From Dr. Lewis Blevins. Patient’s with pituitary and thyroid disorders may be required to make adjustments in thyroid hormone dosages since their glands cannot work together to make those adjustments in certain situations that affect thyroid hormone metabolism or the carrying capacity of thyroid hormone binding proteins. It is important to be aware that either starting or stopping a number of different medications might affect your thyroid hormone dose requirements. It’s always a good idea to ask your pharmacist if any new medications might interfere with your thyroid hormone replacement or other hormone medications that you’re taking. Educate yourself ……and teach your doctors!
Estrogens elevate thyroxine binding globulin (TBG) levels. Pregnancy and oral contraceptives as well as estrogen supplementation may elevate TBG levels. TBG is the main carrier protein for thyroid hormone in the blood stream. Elevations in thyroxine binding globulin mop up free T4. Normal people are able to compensate for this but the patient with hypopituitarism or hypothyroidism will usually require an increased dose of thyroxine. Conversely, after pregnancy, or following discontinuing estrogens one may be required to lower her dose of thyroid hormone replacement.
Androgens lower TBG levels. Some men treated with testosterone require a slight lowering of their thyroid hormone dosage while those who discontinue testosterone may need to increase the dose.
Some patients taking growth hormone require minor alterations in their thyroid hormone dosage.
Somatostatin analogs can unmask mild central hypothyroidism and create a need to take thyroid hormone or else increase the dose requirement.
Steroid medications, especially in the doses that are above replacement doses, inhibiting conversion of T4 to T3. A rare patient taking thyroid hormone would require T3 supplementation.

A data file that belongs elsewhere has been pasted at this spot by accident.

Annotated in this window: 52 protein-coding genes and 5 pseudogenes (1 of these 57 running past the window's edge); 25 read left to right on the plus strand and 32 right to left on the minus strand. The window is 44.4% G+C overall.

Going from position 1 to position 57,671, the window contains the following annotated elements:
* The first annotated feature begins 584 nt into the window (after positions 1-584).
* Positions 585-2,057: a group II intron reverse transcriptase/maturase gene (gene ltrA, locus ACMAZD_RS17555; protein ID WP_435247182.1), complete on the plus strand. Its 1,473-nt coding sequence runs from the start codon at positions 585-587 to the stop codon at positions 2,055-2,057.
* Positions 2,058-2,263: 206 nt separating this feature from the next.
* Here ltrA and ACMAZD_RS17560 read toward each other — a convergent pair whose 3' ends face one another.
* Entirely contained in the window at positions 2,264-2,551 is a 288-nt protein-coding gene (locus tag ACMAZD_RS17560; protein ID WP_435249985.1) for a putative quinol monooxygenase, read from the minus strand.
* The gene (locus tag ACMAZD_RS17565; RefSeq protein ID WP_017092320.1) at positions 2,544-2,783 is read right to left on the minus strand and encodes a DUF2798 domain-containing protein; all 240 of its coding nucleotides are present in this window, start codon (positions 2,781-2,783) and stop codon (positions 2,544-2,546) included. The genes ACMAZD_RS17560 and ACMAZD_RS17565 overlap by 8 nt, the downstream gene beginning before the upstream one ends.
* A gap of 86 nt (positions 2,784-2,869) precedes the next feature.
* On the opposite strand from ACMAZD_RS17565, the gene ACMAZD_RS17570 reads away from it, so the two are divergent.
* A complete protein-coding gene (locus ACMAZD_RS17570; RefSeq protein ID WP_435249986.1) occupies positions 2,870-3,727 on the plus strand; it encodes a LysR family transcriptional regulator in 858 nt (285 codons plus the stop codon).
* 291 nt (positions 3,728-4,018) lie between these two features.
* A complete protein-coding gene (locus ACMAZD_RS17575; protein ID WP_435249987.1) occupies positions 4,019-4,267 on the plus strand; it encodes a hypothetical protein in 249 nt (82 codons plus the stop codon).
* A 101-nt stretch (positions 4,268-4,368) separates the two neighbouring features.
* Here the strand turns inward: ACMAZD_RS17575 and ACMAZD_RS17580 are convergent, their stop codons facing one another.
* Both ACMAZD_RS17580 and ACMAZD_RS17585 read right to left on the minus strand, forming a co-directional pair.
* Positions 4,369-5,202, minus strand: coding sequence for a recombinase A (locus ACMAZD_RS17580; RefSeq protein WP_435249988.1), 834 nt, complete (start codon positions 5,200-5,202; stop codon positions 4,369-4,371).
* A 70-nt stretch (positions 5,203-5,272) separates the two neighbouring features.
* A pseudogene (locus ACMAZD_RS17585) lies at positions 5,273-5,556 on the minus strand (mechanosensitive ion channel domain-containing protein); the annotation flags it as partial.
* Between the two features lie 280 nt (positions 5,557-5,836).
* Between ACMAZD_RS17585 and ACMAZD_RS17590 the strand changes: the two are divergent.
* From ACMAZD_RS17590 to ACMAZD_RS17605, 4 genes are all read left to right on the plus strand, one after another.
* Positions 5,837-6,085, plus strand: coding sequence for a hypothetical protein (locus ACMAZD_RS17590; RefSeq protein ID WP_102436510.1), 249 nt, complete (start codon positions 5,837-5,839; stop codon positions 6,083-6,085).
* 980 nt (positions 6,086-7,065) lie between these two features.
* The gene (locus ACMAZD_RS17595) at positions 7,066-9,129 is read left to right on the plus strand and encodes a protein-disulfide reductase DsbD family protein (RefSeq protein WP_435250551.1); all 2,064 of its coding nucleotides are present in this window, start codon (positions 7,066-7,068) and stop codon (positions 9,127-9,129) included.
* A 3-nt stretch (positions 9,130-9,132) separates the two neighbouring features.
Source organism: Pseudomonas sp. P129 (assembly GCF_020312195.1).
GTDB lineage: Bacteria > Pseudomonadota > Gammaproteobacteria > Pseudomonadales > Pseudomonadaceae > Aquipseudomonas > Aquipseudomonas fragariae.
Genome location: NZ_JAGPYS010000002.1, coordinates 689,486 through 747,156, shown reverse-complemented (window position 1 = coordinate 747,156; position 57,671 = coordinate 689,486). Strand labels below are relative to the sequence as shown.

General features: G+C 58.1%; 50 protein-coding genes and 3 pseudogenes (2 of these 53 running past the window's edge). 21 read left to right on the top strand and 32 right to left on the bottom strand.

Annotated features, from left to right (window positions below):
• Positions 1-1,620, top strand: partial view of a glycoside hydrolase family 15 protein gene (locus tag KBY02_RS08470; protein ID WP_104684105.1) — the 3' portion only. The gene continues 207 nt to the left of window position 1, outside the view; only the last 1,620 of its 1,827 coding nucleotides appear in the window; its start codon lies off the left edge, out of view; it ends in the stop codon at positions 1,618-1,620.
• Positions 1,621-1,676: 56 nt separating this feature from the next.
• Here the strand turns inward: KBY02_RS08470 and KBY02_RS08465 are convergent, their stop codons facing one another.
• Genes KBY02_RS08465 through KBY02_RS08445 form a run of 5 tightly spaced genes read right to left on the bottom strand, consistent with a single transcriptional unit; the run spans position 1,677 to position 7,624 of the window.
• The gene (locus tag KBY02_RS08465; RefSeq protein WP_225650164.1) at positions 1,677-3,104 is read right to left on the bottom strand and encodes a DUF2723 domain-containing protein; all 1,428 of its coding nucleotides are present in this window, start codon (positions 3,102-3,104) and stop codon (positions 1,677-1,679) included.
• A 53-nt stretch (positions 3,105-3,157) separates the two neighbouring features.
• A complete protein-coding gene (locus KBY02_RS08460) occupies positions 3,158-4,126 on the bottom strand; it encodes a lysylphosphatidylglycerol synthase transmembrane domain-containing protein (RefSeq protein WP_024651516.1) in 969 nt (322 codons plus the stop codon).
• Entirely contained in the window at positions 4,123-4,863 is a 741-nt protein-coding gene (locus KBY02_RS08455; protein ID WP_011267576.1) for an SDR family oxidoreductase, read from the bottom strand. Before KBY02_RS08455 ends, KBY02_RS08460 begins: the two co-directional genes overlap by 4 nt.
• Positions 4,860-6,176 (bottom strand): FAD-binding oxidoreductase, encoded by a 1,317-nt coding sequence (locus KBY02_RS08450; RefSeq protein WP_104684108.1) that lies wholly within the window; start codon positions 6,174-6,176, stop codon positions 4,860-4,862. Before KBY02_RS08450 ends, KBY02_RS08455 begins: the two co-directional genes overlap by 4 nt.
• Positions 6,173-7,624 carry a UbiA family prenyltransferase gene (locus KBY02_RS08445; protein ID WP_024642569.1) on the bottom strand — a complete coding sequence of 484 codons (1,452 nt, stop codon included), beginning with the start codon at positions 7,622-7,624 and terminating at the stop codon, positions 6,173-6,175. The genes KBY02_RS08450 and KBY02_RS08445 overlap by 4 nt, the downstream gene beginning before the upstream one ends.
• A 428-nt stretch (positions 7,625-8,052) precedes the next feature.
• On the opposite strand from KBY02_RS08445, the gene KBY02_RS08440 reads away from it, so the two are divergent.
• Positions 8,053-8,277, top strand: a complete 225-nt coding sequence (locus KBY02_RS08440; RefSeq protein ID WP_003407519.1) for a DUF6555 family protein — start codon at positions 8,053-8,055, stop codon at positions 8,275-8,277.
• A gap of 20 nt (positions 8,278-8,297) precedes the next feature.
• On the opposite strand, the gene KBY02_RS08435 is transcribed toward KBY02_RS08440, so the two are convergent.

Narcotics increase TBG levels. Patient who take narcotics often require marked increases in thyroid hormone dosages whereas a lowering is necessary if narcotics are discontinued.
Al3+ containing drugs (Antacids, Sucralfate) can bind thyroid hormone and prevent its absorption leading to an increased dose requirement.
Iron and calcium can also bind thyroid hormone in the intestinal tract and prevent its absorption. Dose requirement increases are usually not necessary for patient’s who take thyroid hormone separate from iron and calcium pills.
Cholestyramine, a drug used to treat hypercholesterolemia, can also bind thyroid hormone and prevent its absorption.
Amiodarone causes complex effects on thyroid hormone secretion and metabolism. Some patients develop hypothyroidism and others develop hyperthyroidism. Amiodarone can block the conversion of T4 to T3 necessitating supplemental T3 therapy in hypothyroid patients on thyroxine.
Rifampin and Dilantin both have complex effects on the pituitary thyroid axis. A rare patient taking one of these medications requires an increase in dose of thyroid hormone.
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